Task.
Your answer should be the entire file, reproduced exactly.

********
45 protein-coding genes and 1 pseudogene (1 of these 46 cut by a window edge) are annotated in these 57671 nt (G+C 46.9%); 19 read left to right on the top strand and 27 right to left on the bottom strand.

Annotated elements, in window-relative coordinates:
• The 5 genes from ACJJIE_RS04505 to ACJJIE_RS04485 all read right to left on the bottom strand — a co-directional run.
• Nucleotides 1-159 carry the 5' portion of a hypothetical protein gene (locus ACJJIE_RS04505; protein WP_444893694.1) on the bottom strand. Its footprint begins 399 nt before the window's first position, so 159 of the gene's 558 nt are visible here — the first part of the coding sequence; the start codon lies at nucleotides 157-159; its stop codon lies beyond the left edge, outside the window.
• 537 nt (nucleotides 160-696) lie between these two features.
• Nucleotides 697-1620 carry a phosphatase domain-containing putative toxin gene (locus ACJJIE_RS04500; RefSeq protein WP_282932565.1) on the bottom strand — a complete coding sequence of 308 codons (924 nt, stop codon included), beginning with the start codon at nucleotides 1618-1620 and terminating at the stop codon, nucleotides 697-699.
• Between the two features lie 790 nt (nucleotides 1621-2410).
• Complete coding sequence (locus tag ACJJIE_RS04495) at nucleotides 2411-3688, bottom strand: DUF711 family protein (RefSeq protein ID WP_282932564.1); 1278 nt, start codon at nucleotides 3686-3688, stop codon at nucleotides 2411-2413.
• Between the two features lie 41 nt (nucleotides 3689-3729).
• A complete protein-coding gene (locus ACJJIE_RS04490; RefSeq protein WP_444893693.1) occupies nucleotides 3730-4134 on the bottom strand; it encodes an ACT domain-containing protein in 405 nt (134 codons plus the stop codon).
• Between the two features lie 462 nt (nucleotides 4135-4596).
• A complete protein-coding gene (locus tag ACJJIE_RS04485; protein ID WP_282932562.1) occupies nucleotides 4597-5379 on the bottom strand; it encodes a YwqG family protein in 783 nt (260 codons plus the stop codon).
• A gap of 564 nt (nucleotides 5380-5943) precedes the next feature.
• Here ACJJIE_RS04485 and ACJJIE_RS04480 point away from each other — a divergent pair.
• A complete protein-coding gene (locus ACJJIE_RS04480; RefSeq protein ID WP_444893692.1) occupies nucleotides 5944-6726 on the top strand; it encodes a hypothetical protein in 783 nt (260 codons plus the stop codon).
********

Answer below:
45 protein-coding genes and 1 pseudogene (1 of these 46 cut by a window edge) are annotated in these 57671 nt (G+C 46.9%); 19 read left to right on the top strand and 27 right to left on the bottom strand.

Annotated elements, in window-relative coordinates:
• The 5 genes from ACJJIE_RS04505 to ACJJIE_RS04485 all read right to left on the bottom strand — a co-directional run.
• Nucleotides 1-159 carry the 5' portion of a hypothetical protein gene (locus ACJJIE_RS04505; protein WP_444893694.1) on the bottom strand. Its footprint begins 399 nt before the window's first position, so 159 of the gene's 558 nt are visible here — the first part of the coding sequence; the start codon lies at nucleotides 157-159; its stop codon lies beyond the left edge, outside the window.
• 537 nt (nucleotides 160-696) lie between these two features.
• Nucleotides 697-1620 carry a phosphatase domain-containing putative toxin gene (locus ACJJIE_RS04500; RefSeq protein WP_282932565.1) on the bottom strand — a complete coding sequence of 308 codons (924 nt, stop codon included), beginning with the start codon at nucleotides 1618-1620 and terminating at the stop codon, nucleotides 697-699.
• Between the two features lie 790 nt (nucleotides 1621-2410).
• Complete coding sequence (locus tag ACJJIE_RS04495) at nucleotides 2411-3688, bottom strand: DUF711 family protein (RefSeq protein ID WP_282932564.1); 1278 nt, start codon at nucleotides 3686-3688, stop codon at nucleotides 2411-2413.
• Between the two features lie 41 nt (nucleotides 3689-3729).
• A complete protein-coding gene (locus ACJJIE_RS04490; RefSeq protein WP_444893693.1) occupies nucleotides 3730-4134 on the bottom strand; it encodes an ACT domain-containing protein in 405 nt (134 codons plus the stop codon).
• Between the two features lie 462 nt (nucleotides 4135-4596).
• A complete protein-coding gene (locus tag ACJJIE_RS04485; protein ID WP_282932562.1) occupies nucleotides 4597-5379 on the bottom strand; it encodes a YwqG family protein in 783 nt (260 codons plus the stop codon).
• A gap of 564 nt (nucleotides 5380-5943) precedes the next feature.
• Here ACJJIE_RS04485 and ACJJIE_RS04480 point away from each other — a divergent pair.
• A complete protein-coding gene (locus ACJJIE_RS04480; RefSeq protein ID WP_444893692.1) occupies nucleotides 5944-6726 on the top strand; it encodes a hypothetical protein in 783 nt (260 codons plus the stop codon).